Quick links explained: compatibility, how to fit a quick link and can you use it more than once?

Everything you need to know about one of the easiest ways to join a chain 

Chain quick link on a workbench

Quick links can be used to hold your chain together, making your life a whole lot easier when it comes to maintenance, cleaning or getting you home should your chain break out on a ride.


In this guide, we’ll take a look at what a quick link is, the question of whether you can reuse them and compatibility, as well as walking you through a guide on how to remove and install them.

What is a quick link?

Bike mechanic holding a chain quick link
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A quick link replaces a chain link with a pair of interlocking plates with in-built pins that can be installed or removed without a chain breaker. This allows a chain to be easily removed, for example if you’re going to thoroughly clean your chain off the bike or if you’re replacing your chain.

Quick links are sometimes known as a connecting pin, missing link, master link, power link or spare link. But, regardless of name, they all have the same function.

It is well worth carrying a quick link when you’re riding, perhaps in a saddlebag, just in case you’re unlucky enough to break your chain.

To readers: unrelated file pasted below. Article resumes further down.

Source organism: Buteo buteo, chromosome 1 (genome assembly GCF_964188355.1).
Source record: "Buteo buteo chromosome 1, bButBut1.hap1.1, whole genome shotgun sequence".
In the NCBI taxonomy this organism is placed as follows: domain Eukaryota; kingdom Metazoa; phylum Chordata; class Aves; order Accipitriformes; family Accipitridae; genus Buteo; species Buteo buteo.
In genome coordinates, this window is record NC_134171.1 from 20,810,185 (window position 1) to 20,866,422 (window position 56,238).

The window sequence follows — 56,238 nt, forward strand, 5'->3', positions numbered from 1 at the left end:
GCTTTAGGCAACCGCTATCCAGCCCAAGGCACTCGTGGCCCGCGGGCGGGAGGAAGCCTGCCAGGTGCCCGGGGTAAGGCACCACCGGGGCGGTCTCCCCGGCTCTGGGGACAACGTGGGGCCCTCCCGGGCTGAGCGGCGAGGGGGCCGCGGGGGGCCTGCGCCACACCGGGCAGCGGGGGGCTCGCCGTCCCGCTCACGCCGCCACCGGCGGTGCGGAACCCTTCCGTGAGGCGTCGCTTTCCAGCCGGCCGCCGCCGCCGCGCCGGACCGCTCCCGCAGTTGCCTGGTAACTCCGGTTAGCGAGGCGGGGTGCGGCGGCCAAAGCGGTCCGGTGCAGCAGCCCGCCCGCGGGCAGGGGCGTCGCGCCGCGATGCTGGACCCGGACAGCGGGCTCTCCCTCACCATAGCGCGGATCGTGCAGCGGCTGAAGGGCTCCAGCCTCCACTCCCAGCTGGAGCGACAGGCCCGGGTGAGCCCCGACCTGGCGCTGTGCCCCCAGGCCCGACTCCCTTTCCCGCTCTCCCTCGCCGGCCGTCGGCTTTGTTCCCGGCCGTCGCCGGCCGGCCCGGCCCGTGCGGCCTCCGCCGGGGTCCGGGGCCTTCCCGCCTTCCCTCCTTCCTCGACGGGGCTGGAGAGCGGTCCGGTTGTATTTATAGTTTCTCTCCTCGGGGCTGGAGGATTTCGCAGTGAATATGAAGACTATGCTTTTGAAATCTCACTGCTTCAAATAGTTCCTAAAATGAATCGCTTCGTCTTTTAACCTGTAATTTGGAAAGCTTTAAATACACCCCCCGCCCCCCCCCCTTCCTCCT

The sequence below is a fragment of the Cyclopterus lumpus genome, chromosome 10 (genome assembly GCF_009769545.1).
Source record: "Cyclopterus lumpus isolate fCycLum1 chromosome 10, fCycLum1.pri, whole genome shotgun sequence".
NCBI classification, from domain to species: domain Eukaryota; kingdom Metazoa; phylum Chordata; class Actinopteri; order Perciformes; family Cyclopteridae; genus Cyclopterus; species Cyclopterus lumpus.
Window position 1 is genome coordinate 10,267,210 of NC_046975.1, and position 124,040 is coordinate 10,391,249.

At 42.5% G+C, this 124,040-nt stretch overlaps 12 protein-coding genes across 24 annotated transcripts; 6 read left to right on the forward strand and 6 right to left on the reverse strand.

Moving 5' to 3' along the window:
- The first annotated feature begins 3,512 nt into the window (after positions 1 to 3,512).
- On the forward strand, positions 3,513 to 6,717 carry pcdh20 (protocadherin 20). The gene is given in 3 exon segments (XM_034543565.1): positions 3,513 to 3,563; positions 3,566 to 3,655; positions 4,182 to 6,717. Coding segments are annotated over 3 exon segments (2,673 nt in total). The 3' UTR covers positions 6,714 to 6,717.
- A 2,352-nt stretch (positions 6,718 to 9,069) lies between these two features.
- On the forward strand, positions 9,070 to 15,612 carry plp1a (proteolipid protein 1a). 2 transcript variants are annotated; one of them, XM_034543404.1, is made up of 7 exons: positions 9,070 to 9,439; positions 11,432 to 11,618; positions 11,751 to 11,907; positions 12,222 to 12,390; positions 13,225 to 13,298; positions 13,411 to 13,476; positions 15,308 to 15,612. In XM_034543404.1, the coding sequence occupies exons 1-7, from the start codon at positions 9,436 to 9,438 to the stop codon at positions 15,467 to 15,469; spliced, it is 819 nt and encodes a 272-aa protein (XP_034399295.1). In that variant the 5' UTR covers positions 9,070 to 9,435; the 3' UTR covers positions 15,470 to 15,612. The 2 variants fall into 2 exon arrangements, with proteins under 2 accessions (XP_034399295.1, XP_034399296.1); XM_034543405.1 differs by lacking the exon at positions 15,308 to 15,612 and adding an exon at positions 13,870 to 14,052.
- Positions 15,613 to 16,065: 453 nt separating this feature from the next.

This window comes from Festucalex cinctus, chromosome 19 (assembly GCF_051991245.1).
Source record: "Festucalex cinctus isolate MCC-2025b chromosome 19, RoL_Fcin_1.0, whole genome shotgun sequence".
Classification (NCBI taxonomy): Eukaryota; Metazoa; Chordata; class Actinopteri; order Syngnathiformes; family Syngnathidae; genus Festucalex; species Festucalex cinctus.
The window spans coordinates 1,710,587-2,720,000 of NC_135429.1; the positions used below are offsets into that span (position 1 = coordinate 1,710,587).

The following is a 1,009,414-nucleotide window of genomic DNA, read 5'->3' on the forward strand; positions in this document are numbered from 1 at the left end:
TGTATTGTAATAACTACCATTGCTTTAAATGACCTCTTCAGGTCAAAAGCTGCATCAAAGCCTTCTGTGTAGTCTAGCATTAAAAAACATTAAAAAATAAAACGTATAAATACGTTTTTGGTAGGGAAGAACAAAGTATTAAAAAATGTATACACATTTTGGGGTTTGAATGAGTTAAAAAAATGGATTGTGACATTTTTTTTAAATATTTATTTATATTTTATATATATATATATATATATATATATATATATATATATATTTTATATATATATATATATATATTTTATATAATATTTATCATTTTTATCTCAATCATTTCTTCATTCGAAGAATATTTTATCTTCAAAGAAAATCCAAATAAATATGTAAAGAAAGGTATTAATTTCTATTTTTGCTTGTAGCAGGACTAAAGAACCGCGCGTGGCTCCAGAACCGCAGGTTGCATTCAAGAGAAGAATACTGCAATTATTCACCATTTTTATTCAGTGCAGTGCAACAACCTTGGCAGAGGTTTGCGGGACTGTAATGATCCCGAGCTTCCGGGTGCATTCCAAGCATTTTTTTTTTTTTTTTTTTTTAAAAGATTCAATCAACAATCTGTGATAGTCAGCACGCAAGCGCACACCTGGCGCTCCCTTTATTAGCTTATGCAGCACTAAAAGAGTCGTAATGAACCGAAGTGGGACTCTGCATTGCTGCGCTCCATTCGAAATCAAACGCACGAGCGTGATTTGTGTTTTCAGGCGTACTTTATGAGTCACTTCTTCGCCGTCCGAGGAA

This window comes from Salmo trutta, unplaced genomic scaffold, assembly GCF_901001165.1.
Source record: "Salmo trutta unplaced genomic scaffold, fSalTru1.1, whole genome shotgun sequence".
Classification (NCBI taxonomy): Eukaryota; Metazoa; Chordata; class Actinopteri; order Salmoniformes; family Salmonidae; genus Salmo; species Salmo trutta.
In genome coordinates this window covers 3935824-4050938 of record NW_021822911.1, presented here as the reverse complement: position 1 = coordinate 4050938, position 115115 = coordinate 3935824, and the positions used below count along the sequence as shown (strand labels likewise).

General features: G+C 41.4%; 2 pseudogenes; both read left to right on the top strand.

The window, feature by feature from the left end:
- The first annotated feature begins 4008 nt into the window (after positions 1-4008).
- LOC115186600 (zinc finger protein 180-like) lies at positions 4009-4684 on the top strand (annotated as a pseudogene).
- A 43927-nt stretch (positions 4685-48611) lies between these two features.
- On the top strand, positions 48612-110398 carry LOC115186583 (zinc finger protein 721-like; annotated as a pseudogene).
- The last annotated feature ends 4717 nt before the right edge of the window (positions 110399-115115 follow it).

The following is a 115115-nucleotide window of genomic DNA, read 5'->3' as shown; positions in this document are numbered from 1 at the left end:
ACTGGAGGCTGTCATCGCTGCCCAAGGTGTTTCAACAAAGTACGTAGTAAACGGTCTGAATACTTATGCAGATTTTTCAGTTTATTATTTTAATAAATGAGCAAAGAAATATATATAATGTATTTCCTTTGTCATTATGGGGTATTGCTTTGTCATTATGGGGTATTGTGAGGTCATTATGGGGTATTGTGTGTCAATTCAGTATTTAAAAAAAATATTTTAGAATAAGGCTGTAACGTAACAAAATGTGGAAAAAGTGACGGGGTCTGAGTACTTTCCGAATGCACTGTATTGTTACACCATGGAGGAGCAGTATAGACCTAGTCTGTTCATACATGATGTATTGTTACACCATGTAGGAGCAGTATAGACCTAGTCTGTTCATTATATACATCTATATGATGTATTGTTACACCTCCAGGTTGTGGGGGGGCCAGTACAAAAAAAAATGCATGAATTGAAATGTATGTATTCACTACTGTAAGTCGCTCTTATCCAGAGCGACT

Can you use a quick link more than once?

Shimano’s quick links require a fair amount of force to undo.
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Quick links can’t be used more than once, although there are some exceptions. This is because a quick link is weaker when reused and there is a greater possibility of it snapping – which is the last thing you’d want to experience out on a ride.

Many non-reusable quick-links require quite a lot of force to install and if you reuse one, you’ll notice that less force is required to lock the quick link into place.

Some riders and mechanics reuse quick links without issue, although you should consider the risks. If you’re going to reuse a link, bear in mind the force it takes to remove or install the quick link compared to how it was originally and replace it if it’s significantly looser.